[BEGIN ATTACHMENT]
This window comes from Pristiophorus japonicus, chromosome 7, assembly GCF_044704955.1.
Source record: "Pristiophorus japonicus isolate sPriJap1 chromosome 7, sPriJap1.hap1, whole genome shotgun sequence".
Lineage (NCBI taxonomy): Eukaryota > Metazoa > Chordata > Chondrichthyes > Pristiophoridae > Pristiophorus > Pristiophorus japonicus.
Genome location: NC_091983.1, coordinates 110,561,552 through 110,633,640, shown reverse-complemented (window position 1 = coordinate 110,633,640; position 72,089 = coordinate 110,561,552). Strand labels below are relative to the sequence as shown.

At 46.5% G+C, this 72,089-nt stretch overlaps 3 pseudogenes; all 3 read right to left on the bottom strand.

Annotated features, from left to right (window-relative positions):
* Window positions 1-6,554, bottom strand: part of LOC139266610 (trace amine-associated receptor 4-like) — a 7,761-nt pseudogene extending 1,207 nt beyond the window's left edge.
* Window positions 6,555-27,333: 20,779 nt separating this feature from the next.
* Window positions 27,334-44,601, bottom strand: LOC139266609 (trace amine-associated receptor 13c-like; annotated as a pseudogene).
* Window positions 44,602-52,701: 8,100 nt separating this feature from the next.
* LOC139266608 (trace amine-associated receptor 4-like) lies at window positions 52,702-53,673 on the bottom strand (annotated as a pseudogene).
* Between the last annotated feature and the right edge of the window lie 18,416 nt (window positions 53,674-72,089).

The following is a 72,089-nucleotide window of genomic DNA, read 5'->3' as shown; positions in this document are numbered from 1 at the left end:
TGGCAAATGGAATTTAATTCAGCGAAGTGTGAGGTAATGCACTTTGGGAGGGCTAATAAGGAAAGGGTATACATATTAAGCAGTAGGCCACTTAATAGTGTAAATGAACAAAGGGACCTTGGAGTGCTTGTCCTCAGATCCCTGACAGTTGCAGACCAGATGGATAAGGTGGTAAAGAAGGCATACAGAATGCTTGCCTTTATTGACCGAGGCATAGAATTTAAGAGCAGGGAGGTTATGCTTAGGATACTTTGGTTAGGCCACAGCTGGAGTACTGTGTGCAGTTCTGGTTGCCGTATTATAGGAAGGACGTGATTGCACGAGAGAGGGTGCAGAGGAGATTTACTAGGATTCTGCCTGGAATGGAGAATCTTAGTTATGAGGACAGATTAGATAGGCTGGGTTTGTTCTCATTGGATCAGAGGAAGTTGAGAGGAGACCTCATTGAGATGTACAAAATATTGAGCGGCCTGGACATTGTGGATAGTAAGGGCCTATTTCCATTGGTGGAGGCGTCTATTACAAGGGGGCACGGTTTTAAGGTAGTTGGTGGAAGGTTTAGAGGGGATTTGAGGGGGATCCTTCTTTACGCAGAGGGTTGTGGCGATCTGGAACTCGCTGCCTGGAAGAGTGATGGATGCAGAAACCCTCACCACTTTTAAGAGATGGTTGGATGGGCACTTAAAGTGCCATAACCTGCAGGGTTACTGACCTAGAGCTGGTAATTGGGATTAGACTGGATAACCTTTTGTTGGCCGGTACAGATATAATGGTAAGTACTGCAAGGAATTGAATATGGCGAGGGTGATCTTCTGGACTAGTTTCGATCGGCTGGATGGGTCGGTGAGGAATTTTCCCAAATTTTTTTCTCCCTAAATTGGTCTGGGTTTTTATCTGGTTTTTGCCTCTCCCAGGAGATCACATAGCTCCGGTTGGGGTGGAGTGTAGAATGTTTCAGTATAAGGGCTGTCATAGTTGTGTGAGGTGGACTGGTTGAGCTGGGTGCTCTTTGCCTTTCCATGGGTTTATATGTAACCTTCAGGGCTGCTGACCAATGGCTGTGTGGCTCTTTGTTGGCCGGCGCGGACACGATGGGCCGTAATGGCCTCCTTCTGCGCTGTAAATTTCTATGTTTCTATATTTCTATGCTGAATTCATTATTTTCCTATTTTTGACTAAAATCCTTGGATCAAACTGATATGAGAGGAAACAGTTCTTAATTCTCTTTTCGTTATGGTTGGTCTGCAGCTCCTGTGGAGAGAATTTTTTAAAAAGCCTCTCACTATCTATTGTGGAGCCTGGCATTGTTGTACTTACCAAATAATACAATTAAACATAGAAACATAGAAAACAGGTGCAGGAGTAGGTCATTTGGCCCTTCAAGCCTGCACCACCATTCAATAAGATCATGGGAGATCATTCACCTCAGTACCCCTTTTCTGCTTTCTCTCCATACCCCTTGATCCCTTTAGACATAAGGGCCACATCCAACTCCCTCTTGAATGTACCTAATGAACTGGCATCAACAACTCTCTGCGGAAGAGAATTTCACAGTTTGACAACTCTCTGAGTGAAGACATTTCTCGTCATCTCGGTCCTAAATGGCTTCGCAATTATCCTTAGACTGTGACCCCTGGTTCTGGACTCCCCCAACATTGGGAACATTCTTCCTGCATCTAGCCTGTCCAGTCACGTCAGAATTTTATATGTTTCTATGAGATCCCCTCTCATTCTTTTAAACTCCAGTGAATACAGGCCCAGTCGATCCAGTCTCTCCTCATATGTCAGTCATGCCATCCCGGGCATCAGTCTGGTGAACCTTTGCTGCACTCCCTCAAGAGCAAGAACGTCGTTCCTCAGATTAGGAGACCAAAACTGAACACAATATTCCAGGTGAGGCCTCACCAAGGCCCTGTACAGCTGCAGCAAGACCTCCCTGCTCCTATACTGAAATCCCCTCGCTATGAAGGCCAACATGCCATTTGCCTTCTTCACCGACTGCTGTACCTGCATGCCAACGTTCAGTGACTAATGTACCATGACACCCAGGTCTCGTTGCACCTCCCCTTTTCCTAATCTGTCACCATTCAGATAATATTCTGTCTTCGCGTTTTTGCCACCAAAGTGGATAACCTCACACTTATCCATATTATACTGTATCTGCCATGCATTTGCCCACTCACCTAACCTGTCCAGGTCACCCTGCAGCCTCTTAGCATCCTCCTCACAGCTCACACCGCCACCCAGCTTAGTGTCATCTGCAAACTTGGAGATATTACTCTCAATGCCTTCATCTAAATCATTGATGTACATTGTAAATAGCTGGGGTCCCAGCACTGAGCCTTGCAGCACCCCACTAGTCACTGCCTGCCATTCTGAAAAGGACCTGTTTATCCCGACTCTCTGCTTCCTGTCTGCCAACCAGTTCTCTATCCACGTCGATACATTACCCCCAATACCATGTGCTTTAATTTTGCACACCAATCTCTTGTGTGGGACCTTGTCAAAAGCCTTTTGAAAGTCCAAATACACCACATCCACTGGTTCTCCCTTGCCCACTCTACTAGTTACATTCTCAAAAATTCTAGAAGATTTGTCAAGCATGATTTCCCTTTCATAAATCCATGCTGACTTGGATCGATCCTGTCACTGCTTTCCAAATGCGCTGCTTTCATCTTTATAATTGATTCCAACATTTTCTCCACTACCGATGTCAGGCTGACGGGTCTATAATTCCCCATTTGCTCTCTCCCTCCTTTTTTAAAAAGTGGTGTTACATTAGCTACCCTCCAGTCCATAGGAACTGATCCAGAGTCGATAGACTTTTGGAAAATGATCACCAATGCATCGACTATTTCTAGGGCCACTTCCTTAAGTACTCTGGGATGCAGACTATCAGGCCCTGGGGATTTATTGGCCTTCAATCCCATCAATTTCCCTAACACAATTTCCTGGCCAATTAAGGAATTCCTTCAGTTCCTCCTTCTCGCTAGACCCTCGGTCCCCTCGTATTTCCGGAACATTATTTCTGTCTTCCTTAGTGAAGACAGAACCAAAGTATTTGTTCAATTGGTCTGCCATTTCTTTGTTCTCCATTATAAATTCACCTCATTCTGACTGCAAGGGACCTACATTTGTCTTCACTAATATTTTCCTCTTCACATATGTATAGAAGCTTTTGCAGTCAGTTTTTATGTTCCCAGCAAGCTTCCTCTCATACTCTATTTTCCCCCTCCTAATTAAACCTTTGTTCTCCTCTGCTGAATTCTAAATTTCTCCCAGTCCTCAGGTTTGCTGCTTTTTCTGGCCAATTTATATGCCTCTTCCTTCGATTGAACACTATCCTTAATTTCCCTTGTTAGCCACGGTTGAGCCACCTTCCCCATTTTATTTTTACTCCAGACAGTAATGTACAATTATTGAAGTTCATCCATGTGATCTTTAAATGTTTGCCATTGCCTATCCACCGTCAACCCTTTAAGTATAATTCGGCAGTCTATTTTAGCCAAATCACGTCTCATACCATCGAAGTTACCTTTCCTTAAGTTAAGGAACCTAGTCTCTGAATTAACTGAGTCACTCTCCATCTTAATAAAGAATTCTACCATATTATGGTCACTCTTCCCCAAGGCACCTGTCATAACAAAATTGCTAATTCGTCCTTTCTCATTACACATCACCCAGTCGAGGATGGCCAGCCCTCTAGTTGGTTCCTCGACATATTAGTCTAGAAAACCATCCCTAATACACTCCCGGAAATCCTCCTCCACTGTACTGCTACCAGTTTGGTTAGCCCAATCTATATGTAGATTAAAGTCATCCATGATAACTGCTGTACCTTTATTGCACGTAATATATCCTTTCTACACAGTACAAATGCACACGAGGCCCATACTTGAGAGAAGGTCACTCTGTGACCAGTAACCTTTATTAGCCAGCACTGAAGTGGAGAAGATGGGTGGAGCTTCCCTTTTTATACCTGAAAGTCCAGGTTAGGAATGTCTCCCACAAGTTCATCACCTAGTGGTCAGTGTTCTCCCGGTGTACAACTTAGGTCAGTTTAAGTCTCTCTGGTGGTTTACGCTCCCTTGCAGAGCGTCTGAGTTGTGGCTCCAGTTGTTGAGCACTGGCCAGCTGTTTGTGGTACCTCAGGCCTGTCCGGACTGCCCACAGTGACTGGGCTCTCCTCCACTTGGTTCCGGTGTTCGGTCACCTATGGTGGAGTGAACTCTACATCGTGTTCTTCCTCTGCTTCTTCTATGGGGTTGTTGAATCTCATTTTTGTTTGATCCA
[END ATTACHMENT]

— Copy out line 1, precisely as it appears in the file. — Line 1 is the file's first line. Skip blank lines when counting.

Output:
This window comes from Pristiophorus japonicus, chromosome 7, assembly GCF_044704955.1.